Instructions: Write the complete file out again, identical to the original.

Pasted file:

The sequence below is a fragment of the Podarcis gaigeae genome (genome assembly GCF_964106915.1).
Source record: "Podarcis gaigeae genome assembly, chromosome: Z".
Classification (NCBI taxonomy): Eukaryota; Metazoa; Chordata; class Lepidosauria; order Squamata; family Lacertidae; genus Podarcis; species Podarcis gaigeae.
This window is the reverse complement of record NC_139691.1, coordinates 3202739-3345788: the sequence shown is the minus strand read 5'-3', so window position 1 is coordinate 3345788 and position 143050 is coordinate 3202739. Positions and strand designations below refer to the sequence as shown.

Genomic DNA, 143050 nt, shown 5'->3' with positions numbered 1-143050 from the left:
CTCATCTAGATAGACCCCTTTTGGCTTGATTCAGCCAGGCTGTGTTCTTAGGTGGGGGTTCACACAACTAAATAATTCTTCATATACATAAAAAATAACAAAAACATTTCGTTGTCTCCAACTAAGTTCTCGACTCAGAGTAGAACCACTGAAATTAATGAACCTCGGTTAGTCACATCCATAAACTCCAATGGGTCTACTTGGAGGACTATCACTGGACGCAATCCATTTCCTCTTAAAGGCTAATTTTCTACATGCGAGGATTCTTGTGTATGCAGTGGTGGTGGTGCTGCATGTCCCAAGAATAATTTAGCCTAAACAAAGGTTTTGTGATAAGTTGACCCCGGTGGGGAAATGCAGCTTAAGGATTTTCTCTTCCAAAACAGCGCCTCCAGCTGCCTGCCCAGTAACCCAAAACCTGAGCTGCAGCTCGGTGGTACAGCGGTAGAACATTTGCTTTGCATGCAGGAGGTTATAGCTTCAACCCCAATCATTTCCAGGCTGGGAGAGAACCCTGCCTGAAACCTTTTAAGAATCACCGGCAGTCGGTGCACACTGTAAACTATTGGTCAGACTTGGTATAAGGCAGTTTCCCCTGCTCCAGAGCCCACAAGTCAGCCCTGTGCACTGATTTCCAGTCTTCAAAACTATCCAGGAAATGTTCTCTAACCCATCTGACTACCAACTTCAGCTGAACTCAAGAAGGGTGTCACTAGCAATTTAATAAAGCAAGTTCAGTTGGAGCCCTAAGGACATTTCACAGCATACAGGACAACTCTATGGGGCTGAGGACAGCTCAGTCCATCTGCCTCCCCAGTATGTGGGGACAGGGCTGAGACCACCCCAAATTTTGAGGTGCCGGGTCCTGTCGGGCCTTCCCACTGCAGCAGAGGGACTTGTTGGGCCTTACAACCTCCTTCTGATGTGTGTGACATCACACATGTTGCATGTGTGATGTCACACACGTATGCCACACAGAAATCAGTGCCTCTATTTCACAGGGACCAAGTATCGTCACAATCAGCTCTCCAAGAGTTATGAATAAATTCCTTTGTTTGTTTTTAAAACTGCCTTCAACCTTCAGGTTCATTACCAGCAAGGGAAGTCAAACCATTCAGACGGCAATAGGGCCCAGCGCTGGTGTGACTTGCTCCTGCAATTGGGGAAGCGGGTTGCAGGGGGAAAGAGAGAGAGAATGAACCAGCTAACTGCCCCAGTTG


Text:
The sequence below is a fragment of the Podarcis gaigeae genome (genome assembly GCF_964106915.1).
Source record: "Podarcis gaigeae genome assembly, chromosome: Z".
Classification (NCBI taxonomy): Eukaryota; Metazoa; Chordata; class Lepidosauria; order Squamata; family Lacertidae; genus Podarcis; species Podarcis gaigeae.
This window is the reverse complement of record NC_139691.1, coordinates 3202739-3345788: the sequence shown is the minus strand read 5'-3', so window position 1 is coordinate 3345788 and position 143050 is coordinate 3202739. Positions and strand designations below refer to the sequence as shown.

Genomic DNA, 143050 nt, shown 5'->3' with positions numbered 1-143050 from the left:
CTCATCTAGATAGACCCCTTTTGGCTTGATTCAGCCAGGCTGTGTTCTTAGGTGGGGGTTCACACAACTAAATAATTCTTCATATACATAAAAAATAACAAAAACATTTCGTTGTCTCCAACTAAGTTCTCGACTCAGAGTAGAACCACTGAAATTAATGAACCTCGGTTAGTCACATCCATAAACTCCAATGGGTCTACTTGGAGGACTATCACTGGACGCAATCCATTTCCTCTTAAAGGCTAATTTTCTACATGCGAGGATTCTTGTGTATGCAGTGGTGGTGGTGCTGCATGTCCCAAGAATAATTTAGCCTAAACAAAGGTTTTGTGATAAGTTGACCCCGGTGGGGAAATGCAGCTTAAGGATTTTCTCTTCCAAAACAGCGCCTCCAGCTGCCTGCCCAGTAACCCAAAACCTGAGCTGCAGCTCGGTGGTACAGCGGTAGAACATTTGCTTTGCATGCAGGAGGTTATAGCTTCAACCCCAATCATTTCCAGGCTGGGAGAGAACCCTGCCTGAAACCTTTTAAGAATCACCGGCAGTCGGTGCACACTGTAAACTATTGGTCAGACTTGGTATAAGGCAGTTTCCCCTGCTCCAGAGCCCACAAGTCAGCCCTGTGCACTGATTTCCAGTCTTCAAAACTATCCAGGAAATGTTCTCTAACCCATCTGACTACCAACTTCAGCTGAACTCAAGAAGGGTGTCACTAGCAATTTAATAAAGCAAGTTCAGTTGGAGCCCTAAGGACATTTCACAGCATACAGGACAACTCTATGGGGCTGAGGACAGCTCAGTCCATCTGCCTCCCCAGTATGTGGGGACAGGGCTGAGACCACCCCAAATTTTGAGGTGCCGGGTCCTGTCGGGCCTTCCCACTGCAGCAGAGGGACTTGTTGGGCCTTACAACCTCCTTCTGATGTGTGTGACATCACACATGTTGCATGTGTGATGTCACACACGTATGCCACACAGAAATCAGTGCCTCTATTTCACAGGGACCAAGTATCGTCACAATCAGCTCTCCAAGAGTTATGAATAAATTCCTTTGTTTGTTTTTAAAACTGCCTTCAACCTTCAGGTTCATTACCAGCAAGGGAAGTCAAACCATTCAGACGGCAATAGGGCCCAGCGCTGGTGTGACTTGCTCCTGCAATTGGGGAAGCGGGTTGCAGGGGGAAAGAGAGAGAGAATGAACCAGCTAACTGCCCCAGTTG